Entire Civilization Of ‘Sea Peoples’ May Have Been Wiped Out In ‘World War Zero,’ Archaeologists Say
World War Zero

Entire Civilization Of ‘Sea Peoples’ May Have Been Wiped Out In ‘World War Zero,’ Archaeologists Say

Archaeologists have long hypothesized at what exactly caused the end of the Bronze Age. However, key pieces of evidence seem to be missing, making it impossible to fully paint a picture of what went on leading up to the Battle of Troy and the subsequent civil war. One of these missing pieces is the identity of the mysterious “Sea Peoples” referenced in Egyptian text.

The “Sea Peoples” were described as a powerful society performing raids on Cyprus and Syria. Despite their apparent strength, the “Sea Peoples” have not been identified by archaeologists. However, some scientists believe they have uncovered the identity of the mysterious “Sea Peoples” and ultimately solved the puzzle regarding the Bronze Age’s abrupt end in “World War Zero.”

Luwain Studies reveals that a group of archaeologists allege that entire civilizations of Luwian-speaking kingdoms were wiped out in what is described as “World War Zero.” The “world war” was believed to have included a series of three wars, including the infamous Trojan War. This final battle could have effectively wiped the Luwian kingdoms off the map, as the Mycenaean kings joined together to defeat Troy and sparked a civil war.

The Luwain-speaking kingdoms have long remained a mystery, as very few excavations have taken place in areas that were formerly Luwian territories. Despite little in the way of archaeology, linguists have long been interested in the society as Assyrian written documents contained references to civilization that lived during the Bronze and Early Iron Age in Asia Minor and northern Syria. With little in the way of excavations, the Luwians were all but overlooked when people attempted to piece together what took place at the end of the Bronze Age.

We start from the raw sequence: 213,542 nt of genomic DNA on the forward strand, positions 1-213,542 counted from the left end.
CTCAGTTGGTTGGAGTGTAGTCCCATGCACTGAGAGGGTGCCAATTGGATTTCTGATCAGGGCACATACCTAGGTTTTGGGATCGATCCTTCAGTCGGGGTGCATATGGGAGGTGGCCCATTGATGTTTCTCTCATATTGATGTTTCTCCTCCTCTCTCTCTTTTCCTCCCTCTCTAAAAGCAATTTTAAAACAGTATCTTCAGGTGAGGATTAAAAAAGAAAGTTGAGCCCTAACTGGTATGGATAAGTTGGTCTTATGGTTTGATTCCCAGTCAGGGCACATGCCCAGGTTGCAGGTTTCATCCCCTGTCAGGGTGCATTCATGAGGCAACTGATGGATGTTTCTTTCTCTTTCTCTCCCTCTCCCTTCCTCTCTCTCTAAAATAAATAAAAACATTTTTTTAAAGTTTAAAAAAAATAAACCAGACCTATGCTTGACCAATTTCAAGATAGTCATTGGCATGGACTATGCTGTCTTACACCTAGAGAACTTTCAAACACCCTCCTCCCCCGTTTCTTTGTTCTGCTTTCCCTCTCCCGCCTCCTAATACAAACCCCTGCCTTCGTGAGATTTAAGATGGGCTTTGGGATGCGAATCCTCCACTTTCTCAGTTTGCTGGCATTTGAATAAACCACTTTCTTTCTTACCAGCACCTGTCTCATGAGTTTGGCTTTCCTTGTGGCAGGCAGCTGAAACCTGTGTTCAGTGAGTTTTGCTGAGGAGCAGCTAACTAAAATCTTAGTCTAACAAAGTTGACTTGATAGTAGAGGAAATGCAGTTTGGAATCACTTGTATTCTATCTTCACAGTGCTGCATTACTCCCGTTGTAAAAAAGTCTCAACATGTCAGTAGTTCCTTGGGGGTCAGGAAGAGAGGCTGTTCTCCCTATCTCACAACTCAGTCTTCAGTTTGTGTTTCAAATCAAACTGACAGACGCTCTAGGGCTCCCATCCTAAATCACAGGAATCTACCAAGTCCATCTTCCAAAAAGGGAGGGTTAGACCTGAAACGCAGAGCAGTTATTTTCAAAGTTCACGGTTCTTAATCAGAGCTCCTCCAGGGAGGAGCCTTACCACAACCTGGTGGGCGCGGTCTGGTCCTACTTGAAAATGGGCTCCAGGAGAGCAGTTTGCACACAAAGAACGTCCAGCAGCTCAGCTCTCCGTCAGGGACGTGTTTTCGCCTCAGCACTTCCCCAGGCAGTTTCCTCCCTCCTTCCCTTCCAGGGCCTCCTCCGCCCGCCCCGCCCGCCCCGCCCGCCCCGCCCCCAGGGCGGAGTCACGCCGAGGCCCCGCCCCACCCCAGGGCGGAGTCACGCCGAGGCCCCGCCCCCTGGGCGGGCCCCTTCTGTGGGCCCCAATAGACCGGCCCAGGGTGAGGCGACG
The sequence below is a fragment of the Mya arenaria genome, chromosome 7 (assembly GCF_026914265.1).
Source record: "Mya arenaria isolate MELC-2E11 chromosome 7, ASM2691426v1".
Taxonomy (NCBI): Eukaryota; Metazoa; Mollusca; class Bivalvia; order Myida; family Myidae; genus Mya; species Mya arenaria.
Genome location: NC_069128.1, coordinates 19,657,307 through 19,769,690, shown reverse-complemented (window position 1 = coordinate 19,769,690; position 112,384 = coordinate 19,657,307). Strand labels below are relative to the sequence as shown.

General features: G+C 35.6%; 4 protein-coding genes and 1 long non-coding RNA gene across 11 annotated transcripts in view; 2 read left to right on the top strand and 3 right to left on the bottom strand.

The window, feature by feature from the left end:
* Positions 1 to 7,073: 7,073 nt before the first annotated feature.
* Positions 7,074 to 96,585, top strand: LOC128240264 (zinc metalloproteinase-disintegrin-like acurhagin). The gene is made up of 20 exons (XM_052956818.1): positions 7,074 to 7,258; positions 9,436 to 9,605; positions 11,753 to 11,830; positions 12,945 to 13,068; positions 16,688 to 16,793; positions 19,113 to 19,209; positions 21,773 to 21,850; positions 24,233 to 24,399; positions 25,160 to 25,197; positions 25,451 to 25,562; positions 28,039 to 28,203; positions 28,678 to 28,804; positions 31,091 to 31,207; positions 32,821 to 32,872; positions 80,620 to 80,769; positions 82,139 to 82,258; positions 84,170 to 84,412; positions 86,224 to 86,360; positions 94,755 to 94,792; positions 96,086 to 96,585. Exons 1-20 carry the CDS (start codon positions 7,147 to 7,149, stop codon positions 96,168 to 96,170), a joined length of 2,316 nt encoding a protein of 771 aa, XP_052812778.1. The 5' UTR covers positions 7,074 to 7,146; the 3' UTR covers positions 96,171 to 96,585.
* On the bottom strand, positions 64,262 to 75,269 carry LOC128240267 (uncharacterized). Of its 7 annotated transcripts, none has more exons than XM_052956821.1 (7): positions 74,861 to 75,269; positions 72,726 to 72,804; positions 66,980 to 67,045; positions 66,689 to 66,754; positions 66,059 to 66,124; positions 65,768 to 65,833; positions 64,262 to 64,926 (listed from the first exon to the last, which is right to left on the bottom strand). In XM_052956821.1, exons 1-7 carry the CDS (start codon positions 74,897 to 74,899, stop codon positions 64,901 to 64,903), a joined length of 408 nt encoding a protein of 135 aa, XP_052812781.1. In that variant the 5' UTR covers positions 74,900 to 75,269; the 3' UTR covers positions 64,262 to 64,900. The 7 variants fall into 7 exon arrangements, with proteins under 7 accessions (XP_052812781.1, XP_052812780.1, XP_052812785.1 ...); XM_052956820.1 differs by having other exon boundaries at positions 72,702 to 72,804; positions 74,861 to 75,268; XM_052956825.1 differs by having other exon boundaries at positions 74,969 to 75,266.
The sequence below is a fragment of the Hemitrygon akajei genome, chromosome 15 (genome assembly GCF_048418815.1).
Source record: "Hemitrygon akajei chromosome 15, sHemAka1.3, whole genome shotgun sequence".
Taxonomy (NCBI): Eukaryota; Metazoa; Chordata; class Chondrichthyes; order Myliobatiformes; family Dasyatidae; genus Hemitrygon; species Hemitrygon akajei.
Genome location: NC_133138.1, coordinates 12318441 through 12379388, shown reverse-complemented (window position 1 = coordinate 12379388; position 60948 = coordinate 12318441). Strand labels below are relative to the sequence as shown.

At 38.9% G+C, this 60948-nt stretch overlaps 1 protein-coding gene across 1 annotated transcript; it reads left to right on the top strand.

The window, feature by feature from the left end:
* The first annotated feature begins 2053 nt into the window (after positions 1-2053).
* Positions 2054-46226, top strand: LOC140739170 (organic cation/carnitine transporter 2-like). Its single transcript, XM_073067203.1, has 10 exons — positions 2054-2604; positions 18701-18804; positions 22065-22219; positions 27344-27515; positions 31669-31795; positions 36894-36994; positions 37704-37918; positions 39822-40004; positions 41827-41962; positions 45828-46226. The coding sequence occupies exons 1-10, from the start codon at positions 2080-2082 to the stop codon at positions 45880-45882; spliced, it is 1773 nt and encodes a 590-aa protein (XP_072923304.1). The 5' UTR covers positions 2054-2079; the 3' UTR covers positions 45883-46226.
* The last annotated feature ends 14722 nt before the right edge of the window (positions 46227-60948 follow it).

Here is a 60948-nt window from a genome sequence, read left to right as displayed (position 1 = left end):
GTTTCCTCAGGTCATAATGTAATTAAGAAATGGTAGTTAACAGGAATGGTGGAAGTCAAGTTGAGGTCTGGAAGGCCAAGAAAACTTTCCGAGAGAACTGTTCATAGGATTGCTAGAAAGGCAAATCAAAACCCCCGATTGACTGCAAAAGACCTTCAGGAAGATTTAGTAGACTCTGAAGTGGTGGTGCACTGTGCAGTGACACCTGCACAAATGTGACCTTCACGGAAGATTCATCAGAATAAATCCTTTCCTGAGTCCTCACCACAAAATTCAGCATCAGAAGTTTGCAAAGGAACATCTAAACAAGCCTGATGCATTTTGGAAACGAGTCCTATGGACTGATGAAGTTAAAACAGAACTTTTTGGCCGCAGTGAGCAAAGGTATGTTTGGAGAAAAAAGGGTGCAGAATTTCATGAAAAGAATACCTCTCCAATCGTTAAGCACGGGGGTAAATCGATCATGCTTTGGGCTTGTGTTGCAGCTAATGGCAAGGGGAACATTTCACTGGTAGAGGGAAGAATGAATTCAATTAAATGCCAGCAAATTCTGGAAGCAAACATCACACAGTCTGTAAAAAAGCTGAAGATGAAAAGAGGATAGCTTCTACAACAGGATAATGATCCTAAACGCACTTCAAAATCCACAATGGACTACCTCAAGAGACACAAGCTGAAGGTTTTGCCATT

“Yet the Luwians have remained completely unknown archaeologically. They do not appear on any political map of the Aegean Bronze Age, and there are still virtually no prehistorians who would say publicly that the Luwians ever wielded economic and political power.”

It was previously believed that the Luwians had no “economic or political power” and that they were too far dispersed among minor kingdoms to pose a threat. In fact, it was believed previously that Luwian territory was inhabited only by nomadic “horse people” who had no political power.

“It is the assumption that the area was mainly inhabited by semi-nomadic horse peoples. As civilization presupposes an organized society, urban agglomerations and a knowledge of writing, the western neighbors of the Hittites would therefore have been deemed uncivilized. Thus, there was no real need to explore the region. The many extensive and artifact-rich settlement sites, however, show that people have most certainly lived in these places for millennia. The absence of evidence for the existence of a remarkable civilization by no means invalidates the existence of such a thing. We simply do not know enough about the Luwians because there have not been enough large-scale, deep excavations to date.”

However, new evidence suggests that the Luwian kingdoms may have joined together to create a powerful army that could have overpowered the ruling Hittite and Mycenaean kingdoms of the time. In fact, the researchers believe that it was the overlooked Luwians that were the “Sea Peoples” described in Egyptian texts. The group of Luwian researchers have created a hypothesis as to what occurred at the end of the Bronze Age, noting that the Luwian civilization could have not only been a major part in the “World War Zero,” but ultimately the group that sparked the initial war by invading from the sea.

“First, the so-called Sea Peoples’ invasions took place, during which the navy of allied Luwian petty states from the Aegean region advanced to the southeast. The Luwians who had emanated from the eastern shore of the Aegean Sea were then attacked a few years later by allied Greek forces – and this is memorialized in the tradition of the so-called Trojan War. And finally, a civil war – without any external influences – broke out in Greece. This model explains the information transmitted in excavation results, contemporary documents and later traditions.”

The archaeologists studying the Luwian people note that the inclusion of the Luwians into the Bronze Age battles is the only model that aligns fully with excavation results, written documentation and traditions. While not all archaeologists are in agreement that the Luwians are the mysterious “Sea Peoples,” many are supporting the idea that more research needs to be done in the long-neglected western Anatolia. Christoph Bachhuber, a professor at Oxford, says that he is excited to see the research as it will bring more attention to the western Anatolia and potentially provide the ability for an overall better understanding of the area and ancient civilizations that lived there.

What do you think about the idea of a series of battles creating “World War Zero,” which may have been sparked by the Luwian kingdoms’ invasion of the Hittites?

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